Potential replacements are scattered across the labyrinthine levels, but it's a finite supply, and many marines require a lengthy trek through alien-infested crawlspaces and corridors to reach. Weapon upgrades, frequently tucked away in the furthest reaches of the map, also encourage thorough exploration. Spot a hatch just begging to be blown open with a grenade and several minutes later, you might have a more powerful flamethrower.
Yet Wayforward understands that reward must go hand-in-hand with risk, with such wanderings leaving you further from both your destination and any save points. Respawning enemies, so often an irritation, are an essential part of Infestation's design: a reminder that, no matter where you are, you can't afford to get complacent.
The efficiency of the design is reflected in the thrifty reuse of assets: repeat visits to the Sulaco with fresh tools gradually open up more of this intricate maze. Yet if some of the environments feel a little samey, the attention to detail is remarkable.
There's a demonstrable love for the lore - Giger's space jockey pops up in the background, as does the derelict alien ship on LV-426. Beat the second boss and you'll unlock a neat mini-game based on Bishop's knife trick. And yes, there's a fight between a queen and a marine in a power-loader. All this is brought to life with some splendid sprite work; it's the kind of game we kid ourselves all 16-bit games used to look like, and WayForward indulges our blind nostalgia accordingly.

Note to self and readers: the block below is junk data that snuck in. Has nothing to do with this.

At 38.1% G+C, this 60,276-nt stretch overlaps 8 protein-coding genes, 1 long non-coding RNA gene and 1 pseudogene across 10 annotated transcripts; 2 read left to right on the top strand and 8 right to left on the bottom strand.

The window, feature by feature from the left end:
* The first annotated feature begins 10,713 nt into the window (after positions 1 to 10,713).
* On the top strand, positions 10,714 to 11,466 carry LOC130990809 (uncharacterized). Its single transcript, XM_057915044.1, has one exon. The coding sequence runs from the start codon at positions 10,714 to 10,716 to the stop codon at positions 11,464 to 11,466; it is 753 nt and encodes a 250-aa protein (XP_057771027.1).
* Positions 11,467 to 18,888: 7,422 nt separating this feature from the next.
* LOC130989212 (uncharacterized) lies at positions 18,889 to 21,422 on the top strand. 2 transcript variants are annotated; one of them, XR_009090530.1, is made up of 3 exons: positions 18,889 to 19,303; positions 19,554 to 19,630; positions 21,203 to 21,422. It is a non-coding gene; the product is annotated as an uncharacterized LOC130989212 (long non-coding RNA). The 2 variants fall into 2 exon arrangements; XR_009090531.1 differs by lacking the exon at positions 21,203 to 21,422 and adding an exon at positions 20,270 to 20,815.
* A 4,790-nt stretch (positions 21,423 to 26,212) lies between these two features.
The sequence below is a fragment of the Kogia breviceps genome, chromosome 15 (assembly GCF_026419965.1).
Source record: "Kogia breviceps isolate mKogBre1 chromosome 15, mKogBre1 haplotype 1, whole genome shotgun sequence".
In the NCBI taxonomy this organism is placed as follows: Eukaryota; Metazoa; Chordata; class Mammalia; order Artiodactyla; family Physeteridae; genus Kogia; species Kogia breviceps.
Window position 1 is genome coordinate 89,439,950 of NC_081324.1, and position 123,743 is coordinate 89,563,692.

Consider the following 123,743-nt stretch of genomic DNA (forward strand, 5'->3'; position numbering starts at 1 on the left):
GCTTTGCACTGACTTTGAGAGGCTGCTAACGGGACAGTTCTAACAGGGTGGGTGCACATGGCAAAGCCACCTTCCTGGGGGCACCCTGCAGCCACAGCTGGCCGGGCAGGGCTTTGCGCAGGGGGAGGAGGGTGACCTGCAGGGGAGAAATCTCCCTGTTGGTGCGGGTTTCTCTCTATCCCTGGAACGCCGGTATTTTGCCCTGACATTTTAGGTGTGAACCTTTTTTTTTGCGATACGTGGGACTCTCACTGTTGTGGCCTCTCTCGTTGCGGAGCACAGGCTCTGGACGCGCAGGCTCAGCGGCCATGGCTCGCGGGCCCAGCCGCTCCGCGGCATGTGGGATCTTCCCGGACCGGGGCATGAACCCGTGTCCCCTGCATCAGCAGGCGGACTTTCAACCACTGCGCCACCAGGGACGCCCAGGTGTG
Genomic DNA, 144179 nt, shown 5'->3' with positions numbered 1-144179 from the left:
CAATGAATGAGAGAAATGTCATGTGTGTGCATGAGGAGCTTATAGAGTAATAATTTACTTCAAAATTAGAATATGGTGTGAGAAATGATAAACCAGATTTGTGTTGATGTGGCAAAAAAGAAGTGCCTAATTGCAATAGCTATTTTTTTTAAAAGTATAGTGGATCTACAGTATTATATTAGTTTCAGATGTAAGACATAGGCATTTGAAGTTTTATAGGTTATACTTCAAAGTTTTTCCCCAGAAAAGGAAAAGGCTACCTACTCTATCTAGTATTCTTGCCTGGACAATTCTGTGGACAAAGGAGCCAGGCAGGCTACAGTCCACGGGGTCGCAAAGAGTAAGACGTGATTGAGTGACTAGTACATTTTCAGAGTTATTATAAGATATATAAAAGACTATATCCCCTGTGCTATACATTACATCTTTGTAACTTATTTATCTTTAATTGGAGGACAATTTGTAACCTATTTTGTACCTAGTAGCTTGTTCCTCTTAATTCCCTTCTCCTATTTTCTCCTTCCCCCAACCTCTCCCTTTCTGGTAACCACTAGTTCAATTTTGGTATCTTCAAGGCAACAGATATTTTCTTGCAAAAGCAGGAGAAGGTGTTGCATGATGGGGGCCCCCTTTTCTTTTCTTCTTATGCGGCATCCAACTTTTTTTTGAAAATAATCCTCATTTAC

There are a few concessions to accessibility, like flares with which you can mark useful locations, ammo boxes, first-aid kits, or survivors who won't join your team until you're a man down. Elsewhere, there are elements of survival horror in the design, the scarcity of ammunition and the addition of a stamina meter often leading to desperate battles as you fend off aliens with a feeble pistol while hoping you've got enough energy to sprint to safety. You can even weld doors shut to prevent aliens from chasing you through the ship, leading to moments of heart-stopping tension as you thumb the touch screen to seal off your pursuer just before it bursts through.
Encounters with human enemies are less agreeable, puncturing the flow with dull and repetitive stop-and-pop shooting as you crouch behind crates waiting for them to stand before blind-firing into their faces. You'll need to repeat this at least twice before they drop, and usually two or three times within the same room: a drawn-out process that makes the backtracking and respawning more frustrating. There's also a particularly egregious example of poor checkpointing in the early game.
But fans of Scott and Cameron's fiction will be delighted to see this iconic universe recreated in miniature, while anyone hankering after a 2D Metroid (let's face it, we're not likely to get one from Nintendo any time soon) will be equally satisfied. It seems that, in keeping Death so busy, WayForward has ensured the DS will avoid his scythe a little while longer.
8 / 10